Nearly three decades after the first fatal attack on French Jewry since World War II, the Jews of France are reliving a horror and expressing thanks.
The horror: a terrorist attack on the Rue Copernic synagogue in October 1980 that claimed four lives.
The thanks: for the arrest of a Canadian professor accused of the bombing.
Canadian officials announced last week that the Royal Canadian Mounted Police had taken into custody Hassan Diab, 54, a Canadian-Lebanese man of Palestinian origin who is a part-time instructor at the University of Ottawa and Carleton University. Diab has reportedly led a quiet life in Quebec.
The Mounties say Diab, whose extradition is being sought by French authorities, was affiliated with the Popular Front for the Liberation
of Palestine – Special Operations, a radical offshoot of the PLO that was blamed for the attack.
“Better late than never after 30 years of silence,” said Rabbi Michael Williams, above, the synagogue’s British-born spiritual leader for 30 years.
Rabbi Williams, being interviewed by a journalist after the attack, right, recalled when he, at his synagogues’ pulpit, first became aware of the Friday night bombing in the street outside. “I remember thinking, ‘Well, that’s strange. It’s raining in the synagogue.’” The blast, from explosives strapped on a motorcycle, shattered the stained-glass ceiling above the sanctuary.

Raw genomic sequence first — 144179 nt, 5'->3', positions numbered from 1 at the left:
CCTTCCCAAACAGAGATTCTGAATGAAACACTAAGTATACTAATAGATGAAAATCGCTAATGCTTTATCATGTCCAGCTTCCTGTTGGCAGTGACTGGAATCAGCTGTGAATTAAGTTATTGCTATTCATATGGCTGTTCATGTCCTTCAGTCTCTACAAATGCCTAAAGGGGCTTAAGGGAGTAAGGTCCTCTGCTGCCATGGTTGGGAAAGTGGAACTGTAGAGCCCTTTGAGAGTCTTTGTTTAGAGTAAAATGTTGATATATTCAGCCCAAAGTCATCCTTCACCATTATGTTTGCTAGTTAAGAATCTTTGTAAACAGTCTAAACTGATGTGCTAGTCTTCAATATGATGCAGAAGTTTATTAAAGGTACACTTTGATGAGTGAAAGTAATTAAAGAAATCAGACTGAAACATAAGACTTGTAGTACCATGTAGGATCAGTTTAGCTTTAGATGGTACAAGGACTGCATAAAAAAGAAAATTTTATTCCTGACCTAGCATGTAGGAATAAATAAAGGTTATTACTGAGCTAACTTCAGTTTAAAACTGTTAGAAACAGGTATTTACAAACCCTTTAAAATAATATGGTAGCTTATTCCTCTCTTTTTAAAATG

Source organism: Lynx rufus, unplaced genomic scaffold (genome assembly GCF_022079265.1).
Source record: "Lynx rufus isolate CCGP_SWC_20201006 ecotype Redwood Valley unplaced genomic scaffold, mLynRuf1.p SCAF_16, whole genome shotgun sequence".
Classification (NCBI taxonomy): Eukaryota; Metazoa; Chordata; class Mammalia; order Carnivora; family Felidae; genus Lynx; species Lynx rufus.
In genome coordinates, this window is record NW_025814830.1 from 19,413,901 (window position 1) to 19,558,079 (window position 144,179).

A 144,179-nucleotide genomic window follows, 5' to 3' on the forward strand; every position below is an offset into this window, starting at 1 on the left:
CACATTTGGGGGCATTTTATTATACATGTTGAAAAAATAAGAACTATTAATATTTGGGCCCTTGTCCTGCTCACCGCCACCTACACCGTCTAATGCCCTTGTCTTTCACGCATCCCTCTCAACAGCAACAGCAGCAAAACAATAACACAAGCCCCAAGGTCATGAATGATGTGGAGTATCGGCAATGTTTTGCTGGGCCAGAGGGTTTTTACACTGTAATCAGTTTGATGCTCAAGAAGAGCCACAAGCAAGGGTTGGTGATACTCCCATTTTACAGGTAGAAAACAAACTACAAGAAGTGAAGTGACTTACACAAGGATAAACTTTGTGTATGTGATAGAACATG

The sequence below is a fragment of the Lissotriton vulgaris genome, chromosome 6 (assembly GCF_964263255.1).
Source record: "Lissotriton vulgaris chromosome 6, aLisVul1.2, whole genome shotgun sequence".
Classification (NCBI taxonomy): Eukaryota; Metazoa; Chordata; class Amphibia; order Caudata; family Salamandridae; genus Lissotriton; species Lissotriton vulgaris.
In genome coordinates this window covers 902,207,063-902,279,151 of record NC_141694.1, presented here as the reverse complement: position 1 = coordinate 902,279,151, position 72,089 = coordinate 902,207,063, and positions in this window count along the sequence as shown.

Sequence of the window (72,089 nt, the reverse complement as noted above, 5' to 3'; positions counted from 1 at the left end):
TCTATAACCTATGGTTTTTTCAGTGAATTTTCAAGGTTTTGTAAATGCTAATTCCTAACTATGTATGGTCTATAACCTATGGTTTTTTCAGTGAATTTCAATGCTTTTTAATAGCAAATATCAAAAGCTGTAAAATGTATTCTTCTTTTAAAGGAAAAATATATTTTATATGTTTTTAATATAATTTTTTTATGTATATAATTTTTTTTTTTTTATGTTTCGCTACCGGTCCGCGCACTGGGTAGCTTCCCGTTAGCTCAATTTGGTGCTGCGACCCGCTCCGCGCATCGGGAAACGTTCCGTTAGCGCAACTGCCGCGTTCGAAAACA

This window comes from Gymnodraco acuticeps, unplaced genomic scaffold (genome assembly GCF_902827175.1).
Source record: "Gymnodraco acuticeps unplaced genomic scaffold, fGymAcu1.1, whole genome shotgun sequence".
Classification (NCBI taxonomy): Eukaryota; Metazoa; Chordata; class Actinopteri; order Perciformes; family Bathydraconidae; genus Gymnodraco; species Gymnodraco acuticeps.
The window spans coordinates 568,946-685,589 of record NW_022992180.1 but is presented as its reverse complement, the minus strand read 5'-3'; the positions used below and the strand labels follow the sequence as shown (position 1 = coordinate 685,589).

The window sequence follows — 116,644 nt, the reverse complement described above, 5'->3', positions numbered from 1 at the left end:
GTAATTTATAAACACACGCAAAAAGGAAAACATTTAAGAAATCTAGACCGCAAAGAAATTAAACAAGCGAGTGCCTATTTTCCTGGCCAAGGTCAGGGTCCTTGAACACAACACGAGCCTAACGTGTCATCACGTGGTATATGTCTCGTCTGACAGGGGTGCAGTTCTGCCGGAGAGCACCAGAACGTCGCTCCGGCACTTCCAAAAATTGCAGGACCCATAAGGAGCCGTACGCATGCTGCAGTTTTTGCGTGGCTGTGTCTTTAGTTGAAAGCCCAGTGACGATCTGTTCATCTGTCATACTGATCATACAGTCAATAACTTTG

“Two minutes later we saw the flames and we saw people injured, so we left the synagogue and then we saw what you see in the photographs — cars overturned, a lot of fire,” the rabbi said.
A photo from that date, below, shows firefighters standing next to cars destroyed in the bombing.
Rabbi Williams said French police never set foot in his synagogue as part of the investigation until earlier this year, until Nicolas Sarkozy became prime minister and the pace of the country’s campaign against terrorism and anti-Semitism stepped up.
“The community certainly welcomes the arrest of a man who is suspected to be the responsible person for the murdering and killing of innocent people,” said Serge Cwajgenbaum, secretary-general of the Paris-based European Jewish Congress.